Bio-Rad Laboratories' CEO Discusses Q3 2011 Results - Earnings Call Transcript

Nov. 1.11 | About: Bio-Rad Laboratories, (BIO)

Bio-Rad Laboratories, Inc. (NYSE:BIO)

Q3 2011 Earnings Call

November 1, 2011 5:00 PM ET

Executives

Ronald Hutton – Treasurer

Christine Tsingos – VP and CFO

John Goetz – VP and Group Manager, Clinical Diagnostics

Brad Crutchfield – VP and Group Manager, Life Science

Norman Schwartz – President and CEO

Analysts

Jon Wood – Jefferies & Co., Inc

Paul Knight – CLSA

Julian Cochran [ph] – Leerink Swann

Operator

Good day, ladies and gentleman, and welcome to Q3 2011 Bio-Rad Laboratories Inc Earnings Conference Call. My name is Reitz, and I will be the coordinator for today. At this time all the participants are in a listen-only mode. We will be facilitating a question and answer session towards the end of the today’s conference call (Operator Instructions).

I will now turn the presentation over to your host for today’s conference, Mr. Ron Hutton, Treasurer. Please go ahead.

Ronald Hutton

Thank you. Before we begin the call, I would like to caution everyone that we will be making forward-looking statements about management’s goals, plans and expectations because our actual results may differ materially from these plans and expectations, I encourage you to review our filings with the SEC, where we discuss in detail the risk factors in our business. The company does not intend to update any forward-looking statements made during the call today.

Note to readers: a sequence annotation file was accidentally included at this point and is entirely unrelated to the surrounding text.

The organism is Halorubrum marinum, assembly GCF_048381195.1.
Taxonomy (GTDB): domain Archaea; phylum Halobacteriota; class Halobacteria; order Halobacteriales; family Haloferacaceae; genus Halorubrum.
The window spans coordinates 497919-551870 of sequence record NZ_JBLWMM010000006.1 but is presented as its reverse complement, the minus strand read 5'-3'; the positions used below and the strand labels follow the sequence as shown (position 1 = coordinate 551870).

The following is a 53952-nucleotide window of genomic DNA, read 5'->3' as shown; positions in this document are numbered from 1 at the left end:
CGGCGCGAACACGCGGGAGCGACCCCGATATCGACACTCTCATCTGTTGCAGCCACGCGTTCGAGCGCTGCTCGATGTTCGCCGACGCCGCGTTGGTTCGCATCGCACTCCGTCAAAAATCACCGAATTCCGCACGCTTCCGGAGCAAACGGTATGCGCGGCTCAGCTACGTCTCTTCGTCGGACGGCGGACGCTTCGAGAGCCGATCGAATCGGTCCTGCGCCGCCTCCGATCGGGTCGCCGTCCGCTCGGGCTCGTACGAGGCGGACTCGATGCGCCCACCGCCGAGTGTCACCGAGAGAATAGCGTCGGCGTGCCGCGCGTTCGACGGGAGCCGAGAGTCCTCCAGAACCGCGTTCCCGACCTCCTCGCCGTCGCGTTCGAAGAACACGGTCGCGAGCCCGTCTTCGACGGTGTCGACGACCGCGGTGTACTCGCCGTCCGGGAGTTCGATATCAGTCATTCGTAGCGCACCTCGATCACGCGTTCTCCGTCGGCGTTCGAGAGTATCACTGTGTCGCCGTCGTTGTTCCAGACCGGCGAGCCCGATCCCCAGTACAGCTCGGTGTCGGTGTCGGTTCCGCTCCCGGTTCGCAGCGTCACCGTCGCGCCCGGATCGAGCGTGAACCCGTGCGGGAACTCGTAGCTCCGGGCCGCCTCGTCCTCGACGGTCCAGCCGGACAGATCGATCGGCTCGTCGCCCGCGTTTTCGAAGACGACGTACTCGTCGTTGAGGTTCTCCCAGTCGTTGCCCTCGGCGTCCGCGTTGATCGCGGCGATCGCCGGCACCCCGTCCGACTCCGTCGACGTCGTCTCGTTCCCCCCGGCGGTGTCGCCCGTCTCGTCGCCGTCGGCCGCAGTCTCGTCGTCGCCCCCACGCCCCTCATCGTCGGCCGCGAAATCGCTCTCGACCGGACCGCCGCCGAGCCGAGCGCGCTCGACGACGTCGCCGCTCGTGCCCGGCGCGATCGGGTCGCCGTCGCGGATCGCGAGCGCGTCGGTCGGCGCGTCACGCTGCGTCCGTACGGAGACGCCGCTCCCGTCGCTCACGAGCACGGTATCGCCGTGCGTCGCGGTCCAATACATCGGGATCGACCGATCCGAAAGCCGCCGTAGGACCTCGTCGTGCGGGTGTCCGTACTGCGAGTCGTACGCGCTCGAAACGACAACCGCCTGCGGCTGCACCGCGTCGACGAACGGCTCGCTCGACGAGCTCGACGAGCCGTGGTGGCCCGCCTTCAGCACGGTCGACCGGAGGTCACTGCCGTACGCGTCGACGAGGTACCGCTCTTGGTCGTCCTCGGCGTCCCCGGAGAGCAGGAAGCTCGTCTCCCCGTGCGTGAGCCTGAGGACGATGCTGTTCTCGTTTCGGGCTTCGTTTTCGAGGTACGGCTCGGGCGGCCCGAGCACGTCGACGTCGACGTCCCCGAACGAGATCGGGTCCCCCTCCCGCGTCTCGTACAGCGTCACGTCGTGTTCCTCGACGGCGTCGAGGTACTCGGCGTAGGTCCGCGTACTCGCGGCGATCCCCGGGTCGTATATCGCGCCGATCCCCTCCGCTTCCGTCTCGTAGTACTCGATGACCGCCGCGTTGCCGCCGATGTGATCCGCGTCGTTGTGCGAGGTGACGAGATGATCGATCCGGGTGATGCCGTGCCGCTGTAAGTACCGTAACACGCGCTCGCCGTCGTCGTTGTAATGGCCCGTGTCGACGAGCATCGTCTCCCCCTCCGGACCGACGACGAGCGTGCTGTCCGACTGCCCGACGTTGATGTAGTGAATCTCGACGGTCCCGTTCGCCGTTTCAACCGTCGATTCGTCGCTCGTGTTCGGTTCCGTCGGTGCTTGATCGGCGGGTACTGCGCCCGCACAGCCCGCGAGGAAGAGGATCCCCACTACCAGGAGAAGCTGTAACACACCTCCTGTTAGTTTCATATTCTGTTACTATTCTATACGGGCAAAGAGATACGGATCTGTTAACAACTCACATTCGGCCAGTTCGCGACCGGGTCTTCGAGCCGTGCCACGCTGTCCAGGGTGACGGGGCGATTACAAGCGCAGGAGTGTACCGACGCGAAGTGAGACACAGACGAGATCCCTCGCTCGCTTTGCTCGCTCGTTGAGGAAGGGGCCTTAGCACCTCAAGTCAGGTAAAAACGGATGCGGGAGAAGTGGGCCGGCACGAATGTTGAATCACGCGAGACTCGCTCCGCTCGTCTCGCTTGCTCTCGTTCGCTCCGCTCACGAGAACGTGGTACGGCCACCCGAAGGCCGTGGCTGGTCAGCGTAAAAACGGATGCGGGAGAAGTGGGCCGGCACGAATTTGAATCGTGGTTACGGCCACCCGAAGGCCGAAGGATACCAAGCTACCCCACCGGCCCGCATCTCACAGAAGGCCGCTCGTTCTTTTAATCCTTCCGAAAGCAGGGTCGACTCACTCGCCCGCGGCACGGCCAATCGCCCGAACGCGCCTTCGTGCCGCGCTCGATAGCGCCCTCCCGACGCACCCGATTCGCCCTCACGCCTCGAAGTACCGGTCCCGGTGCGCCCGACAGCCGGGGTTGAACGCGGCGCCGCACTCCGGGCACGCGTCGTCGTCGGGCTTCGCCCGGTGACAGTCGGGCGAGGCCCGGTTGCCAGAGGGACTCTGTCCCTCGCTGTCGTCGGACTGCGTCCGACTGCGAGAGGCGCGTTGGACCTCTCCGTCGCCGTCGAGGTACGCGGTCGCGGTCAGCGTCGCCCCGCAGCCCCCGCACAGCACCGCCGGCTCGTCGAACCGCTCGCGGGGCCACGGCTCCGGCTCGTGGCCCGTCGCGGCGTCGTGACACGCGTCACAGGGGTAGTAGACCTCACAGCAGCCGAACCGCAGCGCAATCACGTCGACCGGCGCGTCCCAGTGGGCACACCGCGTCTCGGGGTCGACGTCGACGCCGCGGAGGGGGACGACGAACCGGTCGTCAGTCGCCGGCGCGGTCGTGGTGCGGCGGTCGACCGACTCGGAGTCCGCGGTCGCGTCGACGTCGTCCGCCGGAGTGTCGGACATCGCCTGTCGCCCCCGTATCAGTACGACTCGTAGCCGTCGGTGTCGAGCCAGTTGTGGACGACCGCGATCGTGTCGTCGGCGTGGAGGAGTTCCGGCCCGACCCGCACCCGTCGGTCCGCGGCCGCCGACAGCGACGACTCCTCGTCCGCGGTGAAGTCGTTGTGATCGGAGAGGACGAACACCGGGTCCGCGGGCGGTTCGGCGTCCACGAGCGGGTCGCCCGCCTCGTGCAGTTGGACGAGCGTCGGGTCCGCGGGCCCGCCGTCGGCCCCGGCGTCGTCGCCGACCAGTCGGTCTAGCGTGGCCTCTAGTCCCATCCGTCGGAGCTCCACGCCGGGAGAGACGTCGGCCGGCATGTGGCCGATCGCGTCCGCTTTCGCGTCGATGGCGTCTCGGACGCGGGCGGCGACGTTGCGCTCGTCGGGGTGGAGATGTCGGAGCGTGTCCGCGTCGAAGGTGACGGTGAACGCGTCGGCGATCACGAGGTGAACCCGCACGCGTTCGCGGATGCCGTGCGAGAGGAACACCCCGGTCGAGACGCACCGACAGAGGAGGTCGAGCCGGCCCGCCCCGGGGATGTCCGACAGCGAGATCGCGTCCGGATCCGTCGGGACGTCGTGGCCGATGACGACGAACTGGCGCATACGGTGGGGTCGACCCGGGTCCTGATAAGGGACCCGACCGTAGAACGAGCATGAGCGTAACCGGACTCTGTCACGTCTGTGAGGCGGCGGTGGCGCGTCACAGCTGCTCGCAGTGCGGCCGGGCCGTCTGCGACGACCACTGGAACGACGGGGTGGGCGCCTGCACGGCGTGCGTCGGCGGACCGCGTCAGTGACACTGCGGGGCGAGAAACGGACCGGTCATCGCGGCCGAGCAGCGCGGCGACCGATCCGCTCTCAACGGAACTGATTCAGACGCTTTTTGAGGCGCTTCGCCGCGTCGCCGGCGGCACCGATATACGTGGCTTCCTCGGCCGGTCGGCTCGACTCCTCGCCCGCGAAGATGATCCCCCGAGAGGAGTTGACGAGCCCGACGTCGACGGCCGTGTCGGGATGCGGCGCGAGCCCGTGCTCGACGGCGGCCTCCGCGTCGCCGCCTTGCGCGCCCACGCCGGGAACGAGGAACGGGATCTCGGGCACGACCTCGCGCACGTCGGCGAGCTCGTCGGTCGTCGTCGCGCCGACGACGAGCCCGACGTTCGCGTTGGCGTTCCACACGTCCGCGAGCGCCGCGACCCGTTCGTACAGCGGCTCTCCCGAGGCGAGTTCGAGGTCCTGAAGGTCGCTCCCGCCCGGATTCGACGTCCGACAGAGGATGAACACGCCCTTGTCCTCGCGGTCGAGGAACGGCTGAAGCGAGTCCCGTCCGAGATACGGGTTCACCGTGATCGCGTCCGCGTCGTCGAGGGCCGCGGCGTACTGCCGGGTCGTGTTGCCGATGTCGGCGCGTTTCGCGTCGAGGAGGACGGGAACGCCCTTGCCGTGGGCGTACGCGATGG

With that, I’d like to turn the call over to Christine Tsingos, Vice President and Chief Financial Officer.

Christine Tsingos

Thanks Ron. Good afternoon everyone and thank you for joining us. Today, we are pleased to report quarterly net sales of $515.5 million, an increase of 9.5% versus the same period last year sales of $471.5 million.

On a currency-neutral basis, sales increased just over 1% compared to last year. During the quarter, we experienced strength in our quality controls in BioPlex 2200 product line as well as our many of our Life Science product lines most notably electrophoresis and imaging. This overall growth was hampered by continued weakness in Europe and certain emerging markets especially for the Diagnostic segment.

The gross margin for the quarter was higher than expected at 57.3%, compared to 56.2% last year and 56.5% in the year ago period and primarily the result of favorable product mix in selling margins as well as good capacity utilization. The non-cash purchase accounting expense recorded in cost of goods related to the Biotest and DiaMed acquisitions was $4.1 million for the quarter.

SG&A expenses for the third quarter were $176.9 million, or 34.2% of sales, compared to 148.7% and 31.5% of sales last year. The current quarter SG&A spend includes approximately $12 million of additional expense due to currency translations plus incremental costs associated with our ERP projects. Also recorded in SG&A is $3.3 million for amortization of intangibles related to the DiaMed and Biotest transactions.

Research and development expense in Q3 was 8.8% of sales, or $45.4 million, compared to $42.9 million last year. This increase is primarily related to our investment in new technology and platforms for the diagnostic market including diabetes monitoring, and blood typing. Going forward, we expect R&D expense to be in the 9% to 10% of sales range.